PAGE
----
How Learning to Resist Nothing Makes You a Better Christian

Keith KettenringBible Insights, Christian Living, The Uncommon Journey

This is one of my favorite scenes from Le Miserable. Bishop Myriel takes in the hungry, despised, and desperate ex-con Jean Valjean, showing him love and respect. Valjean responds with treachery, stealing a few items of value. When Valjean is caught by the authorities and brought before Bishop Myriel for accusation, the Bishop validates Valjean’s story (that the items were a gift) and chides him for neglecting to take a pair of silver candlesticks as well. He then sends Valjean on his way with the candlesticks and these parting words,

But remember this, my brother
See in this some higher plan
You must use this precious silver
To become an honest man
By the witness of the martyrs
By the Passion and the Blood
God has raised you out of darkness
I have bought your soul for God!

Among other things, Bishop Myriel’s actions illustrate Jesus’ teaching to not resist evil. Have you ever heard these words from Jesus?

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Hidden in the teachings of Jesus on the Mount of Olives are these preposterous words, “Do not resist evil” (Matthew 5.39) Preposterous indeed! It gets even worse when he teaches, “Love your enemies.” Now he’s gone too far. Actually, he goes further…

When you’re slapped on one side of your face, let yourself be slapped on the other side.

When you’re legally obligated to give your hat, give your jacket as well.

When forced to go one mile, go two.

Give to the beggar and loan to the borrower.

When someone steals your silver, make sure they take your expensive candlesticks as well.

(from Bishop Myriel)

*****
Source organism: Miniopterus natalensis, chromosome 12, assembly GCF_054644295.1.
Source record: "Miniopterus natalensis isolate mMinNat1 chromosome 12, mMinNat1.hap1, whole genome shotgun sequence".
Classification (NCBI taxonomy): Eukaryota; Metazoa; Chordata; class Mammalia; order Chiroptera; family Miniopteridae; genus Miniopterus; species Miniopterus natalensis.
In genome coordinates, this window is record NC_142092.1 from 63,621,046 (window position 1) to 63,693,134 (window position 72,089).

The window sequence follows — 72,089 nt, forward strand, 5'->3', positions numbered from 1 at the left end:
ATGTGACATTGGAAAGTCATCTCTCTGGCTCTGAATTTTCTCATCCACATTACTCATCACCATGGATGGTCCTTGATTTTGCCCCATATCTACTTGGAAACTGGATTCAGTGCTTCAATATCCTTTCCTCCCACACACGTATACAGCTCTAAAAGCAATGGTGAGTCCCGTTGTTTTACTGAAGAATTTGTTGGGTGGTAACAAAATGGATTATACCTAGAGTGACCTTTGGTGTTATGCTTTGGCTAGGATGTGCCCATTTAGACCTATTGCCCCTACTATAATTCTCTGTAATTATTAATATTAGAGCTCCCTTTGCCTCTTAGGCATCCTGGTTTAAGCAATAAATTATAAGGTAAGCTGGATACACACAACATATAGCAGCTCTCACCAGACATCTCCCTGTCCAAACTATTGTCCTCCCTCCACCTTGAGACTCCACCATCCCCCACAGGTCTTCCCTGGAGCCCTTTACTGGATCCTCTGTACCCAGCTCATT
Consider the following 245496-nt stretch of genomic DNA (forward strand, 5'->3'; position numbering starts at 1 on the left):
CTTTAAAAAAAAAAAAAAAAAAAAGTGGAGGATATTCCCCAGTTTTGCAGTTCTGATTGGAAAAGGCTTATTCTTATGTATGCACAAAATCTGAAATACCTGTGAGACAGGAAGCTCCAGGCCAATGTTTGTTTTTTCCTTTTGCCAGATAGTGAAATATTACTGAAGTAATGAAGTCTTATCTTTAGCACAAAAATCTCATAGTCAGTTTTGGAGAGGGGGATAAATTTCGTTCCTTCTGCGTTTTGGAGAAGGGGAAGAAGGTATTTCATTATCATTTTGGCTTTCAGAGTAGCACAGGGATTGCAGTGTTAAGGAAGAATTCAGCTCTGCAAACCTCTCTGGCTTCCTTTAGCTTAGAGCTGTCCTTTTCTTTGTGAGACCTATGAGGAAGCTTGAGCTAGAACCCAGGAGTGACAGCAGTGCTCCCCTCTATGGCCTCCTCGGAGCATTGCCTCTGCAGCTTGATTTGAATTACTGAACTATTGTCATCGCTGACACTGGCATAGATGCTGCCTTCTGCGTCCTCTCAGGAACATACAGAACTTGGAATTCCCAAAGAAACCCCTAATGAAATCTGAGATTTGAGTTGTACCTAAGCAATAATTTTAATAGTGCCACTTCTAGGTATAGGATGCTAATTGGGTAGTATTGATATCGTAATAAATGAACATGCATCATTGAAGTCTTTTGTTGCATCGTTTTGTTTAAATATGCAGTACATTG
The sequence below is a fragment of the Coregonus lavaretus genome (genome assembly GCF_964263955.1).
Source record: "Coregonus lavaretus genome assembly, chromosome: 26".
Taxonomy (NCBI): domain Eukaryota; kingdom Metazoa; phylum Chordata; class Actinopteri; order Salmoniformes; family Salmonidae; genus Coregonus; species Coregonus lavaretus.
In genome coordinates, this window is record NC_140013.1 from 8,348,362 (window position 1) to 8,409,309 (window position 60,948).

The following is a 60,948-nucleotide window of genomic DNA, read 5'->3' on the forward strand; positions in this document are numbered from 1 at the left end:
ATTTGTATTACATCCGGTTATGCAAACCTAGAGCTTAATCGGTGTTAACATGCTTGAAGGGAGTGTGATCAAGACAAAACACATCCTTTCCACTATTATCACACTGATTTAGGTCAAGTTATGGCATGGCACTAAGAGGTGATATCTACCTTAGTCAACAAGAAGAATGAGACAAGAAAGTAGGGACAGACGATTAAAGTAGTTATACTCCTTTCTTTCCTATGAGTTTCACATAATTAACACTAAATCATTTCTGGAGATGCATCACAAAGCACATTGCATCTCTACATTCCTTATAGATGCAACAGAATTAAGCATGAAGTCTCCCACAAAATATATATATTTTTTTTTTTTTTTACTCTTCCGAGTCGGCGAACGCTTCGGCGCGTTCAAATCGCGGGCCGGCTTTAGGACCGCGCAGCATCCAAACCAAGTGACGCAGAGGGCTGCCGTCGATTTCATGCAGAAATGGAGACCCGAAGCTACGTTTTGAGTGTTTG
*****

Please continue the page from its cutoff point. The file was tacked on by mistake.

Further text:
Let’s be wise. Jesus is not setting policy for governments or institutions. His focus is on individuals living out the life of Jesus as He instructs.

And, learn to resist one thing – Satan himself (James 4.7, 1 Peter 5.9). Jesus teaches how to do this by his own example. But, that’s for another post.

Getting At the Meaning

Let’s not explain away Jesus’ teaching. In surrendering completely to God and in giving thanks for all things, such an action makes perfect sense.

Dr. Meletios Webber, theologian, psychologist, monk, pastor and teacher writes about Jesus’ teaching:

Jesus does not intend that we should give in to the evil impulses inside of us, but that we should surrender to forces outside of ourselves without labeling them, without first deciding what is “good” and what is “evil.” This we can do only by submitting to what looks like evil, since we naturally tend not to resist the good. “Love your enemies” actually means “have no enemies.” “Do not resist evil” means “learn to resist nothing.”


  • When a homeless man asks you for money, give him something as you are able.
  • When it rains, accept it as God’s blessings on you and others.
  • When the traffic is moving slowly, receive it as from God who teaches you patience and love.
  • When a friend criticizes you, just listen without defense and say “Thank you.”
  • When someone compliments you, receive it graciously and say “Thank you.”
  • When someone writes something on Facebook that agitates you, see them as bearing the image of God and say, “Thank you.”
  • When you see others relating poorly with one another, reflect on your own “poor” relationship with God instead of criticizing them.

My last post on saying “Thank you” for all things led me to this “resist nothing” teaching. The two seem to go hand in hand since they share the same challenge of not determining what is good and what is bad, what is worthy of thanks and what is not worthy of thanks. When you make this kind of determination, God is removed and you become as God. Sound familiar? That’s what Lucifer tried to do.

So, if you have to resist something, resist yourself – “the evil impulses inside” (in Dr. Webber’s quote above). That should keep you so busy you’ll have little time to label the “evil” of others.

Comment below on your attempts to “resist nothing.”

Dr. K